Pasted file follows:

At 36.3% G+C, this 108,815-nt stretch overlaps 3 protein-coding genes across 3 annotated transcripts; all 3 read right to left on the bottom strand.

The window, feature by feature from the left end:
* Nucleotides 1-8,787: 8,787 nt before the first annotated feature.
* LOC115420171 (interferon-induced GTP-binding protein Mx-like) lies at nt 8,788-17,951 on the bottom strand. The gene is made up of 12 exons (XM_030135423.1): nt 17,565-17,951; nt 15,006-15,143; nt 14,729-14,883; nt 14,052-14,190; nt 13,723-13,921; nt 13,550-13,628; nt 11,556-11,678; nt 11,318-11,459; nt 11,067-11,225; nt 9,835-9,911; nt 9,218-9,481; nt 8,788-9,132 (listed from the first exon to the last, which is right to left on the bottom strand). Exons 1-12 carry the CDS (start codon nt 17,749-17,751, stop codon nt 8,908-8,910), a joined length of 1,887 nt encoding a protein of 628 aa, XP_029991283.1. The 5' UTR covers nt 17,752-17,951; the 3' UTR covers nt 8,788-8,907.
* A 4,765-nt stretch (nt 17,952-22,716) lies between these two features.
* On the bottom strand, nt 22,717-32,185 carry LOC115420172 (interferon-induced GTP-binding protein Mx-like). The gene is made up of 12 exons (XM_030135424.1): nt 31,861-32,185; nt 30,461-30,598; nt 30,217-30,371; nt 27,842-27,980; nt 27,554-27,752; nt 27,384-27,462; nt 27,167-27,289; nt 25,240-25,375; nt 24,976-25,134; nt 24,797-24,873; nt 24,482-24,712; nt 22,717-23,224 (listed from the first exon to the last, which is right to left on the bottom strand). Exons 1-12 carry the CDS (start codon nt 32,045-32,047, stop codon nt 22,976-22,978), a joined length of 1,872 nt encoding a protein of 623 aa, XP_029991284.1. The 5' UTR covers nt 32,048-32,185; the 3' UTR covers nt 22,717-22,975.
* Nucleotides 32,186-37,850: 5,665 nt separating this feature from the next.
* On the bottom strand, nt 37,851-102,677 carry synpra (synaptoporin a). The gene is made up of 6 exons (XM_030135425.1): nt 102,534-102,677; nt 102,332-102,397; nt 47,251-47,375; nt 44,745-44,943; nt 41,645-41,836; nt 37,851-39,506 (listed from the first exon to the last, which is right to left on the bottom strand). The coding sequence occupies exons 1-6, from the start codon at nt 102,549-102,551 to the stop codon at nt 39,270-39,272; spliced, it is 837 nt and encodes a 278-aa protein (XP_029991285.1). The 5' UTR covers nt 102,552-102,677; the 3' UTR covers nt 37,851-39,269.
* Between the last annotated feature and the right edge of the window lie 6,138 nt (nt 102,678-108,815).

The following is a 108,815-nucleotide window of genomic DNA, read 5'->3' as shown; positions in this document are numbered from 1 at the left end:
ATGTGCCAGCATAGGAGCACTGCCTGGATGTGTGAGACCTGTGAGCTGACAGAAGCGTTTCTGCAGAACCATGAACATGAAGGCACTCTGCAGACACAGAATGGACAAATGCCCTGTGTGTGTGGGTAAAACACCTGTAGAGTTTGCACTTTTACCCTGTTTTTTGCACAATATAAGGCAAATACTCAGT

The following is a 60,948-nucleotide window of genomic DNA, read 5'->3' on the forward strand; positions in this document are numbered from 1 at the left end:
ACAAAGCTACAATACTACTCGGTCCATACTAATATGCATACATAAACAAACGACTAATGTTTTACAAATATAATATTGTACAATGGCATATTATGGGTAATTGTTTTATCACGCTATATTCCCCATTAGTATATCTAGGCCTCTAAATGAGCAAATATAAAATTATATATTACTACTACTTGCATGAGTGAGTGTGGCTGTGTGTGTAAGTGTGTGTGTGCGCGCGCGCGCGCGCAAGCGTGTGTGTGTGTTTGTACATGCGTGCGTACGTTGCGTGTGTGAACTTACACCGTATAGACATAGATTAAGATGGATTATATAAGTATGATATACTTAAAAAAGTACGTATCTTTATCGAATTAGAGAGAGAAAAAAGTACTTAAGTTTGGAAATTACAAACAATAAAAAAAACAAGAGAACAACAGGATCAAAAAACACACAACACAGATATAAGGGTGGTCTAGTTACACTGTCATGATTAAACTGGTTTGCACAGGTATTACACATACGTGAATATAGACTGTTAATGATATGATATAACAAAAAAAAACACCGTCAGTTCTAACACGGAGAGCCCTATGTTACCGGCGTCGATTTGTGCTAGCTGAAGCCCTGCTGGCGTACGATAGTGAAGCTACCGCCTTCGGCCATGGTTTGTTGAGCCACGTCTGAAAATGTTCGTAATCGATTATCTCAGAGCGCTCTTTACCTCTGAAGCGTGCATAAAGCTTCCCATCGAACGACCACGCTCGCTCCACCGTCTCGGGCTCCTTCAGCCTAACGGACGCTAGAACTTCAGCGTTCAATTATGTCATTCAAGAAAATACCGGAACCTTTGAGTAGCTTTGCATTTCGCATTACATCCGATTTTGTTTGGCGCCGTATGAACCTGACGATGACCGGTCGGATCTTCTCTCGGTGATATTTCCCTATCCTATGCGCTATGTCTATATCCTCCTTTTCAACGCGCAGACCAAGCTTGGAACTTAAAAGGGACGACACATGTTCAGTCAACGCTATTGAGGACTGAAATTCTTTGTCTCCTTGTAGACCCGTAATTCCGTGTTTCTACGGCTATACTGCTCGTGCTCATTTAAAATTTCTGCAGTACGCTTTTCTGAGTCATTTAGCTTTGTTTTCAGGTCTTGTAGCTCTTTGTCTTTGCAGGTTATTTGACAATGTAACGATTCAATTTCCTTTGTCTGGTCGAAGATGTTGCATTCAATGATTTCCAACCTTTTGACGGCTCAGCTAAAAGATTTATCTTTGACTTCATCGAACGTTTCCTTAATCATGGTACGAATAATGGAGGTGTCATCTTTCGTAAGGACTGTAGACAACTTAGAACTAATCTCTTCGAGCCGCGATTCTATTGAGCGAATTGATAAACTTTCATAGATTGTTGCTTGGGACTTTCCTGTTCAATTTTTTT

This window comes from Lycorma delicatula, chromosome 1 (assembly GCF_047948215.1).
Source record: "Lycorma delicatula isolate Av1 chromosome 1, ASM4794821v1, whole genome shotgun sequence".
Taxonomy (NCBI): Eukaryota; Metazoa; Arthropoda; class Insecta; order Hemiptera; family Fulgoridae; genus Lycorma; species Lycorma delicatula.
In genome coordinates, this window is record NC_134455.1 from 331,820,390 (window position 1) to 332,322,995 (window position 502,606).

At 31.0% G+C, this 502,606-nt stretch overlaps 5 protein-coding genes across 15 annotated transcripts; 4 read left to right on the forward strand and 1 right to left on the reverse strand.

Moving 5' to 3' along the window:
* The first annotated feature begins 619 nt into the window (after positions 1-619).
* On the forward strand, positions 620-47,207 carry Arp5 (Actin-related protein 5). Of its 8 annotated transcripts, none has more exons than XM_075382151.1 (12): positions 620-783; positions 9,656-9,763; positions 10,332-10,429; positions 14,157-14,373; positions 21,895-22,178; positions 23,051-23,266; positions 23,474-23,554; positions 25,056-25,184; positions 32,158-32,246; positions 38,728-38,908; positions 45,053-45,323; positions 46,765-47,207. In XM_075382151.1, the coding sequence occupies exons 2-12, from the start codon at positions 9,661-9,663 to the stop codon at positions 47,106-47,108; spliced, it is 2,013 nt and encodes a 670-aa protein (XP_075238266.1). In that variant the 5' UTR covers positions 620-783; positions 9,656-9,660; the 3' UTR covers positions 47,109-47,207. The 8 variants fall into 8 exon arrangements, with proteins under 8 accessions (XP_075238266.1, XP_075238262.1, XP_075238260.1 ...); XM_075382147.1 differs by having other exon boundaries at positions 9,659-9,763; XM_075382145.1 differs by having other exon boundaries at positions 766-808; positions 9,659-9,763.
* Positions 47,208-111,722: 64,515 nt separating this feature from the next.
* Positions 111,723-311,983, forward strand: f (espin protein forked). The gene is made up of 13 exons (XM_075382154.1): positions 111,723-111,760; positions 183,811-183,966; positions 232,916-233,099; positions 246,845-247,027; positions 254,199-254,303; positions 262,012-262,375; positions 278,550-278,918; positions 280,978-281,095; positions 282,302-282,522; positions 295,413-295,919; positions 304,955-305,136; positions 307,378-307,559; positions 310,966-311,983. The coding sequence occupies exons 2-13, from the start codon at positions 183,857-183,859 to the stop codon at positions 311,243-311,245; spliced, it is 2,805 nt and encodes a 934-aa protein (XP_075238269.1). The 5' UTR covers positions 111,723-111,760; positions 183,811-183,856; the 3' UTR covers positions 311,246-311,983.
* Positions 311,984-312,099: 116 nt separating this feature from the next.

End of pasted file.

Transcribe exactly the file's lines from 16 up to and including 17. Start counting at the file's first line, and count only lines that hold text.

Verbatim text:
Taxonomy (NCBI): Eukaryota; Metazoa; Arthropoda; class Insecta; order Hemiptera; family Fulgoridae; genus Lycorma; species Lycorma delicatula.
In genome coordinates, this window is record NC_134455.1 from 331,820,390 (window position 1) to 332,322,995 (window position 502,606).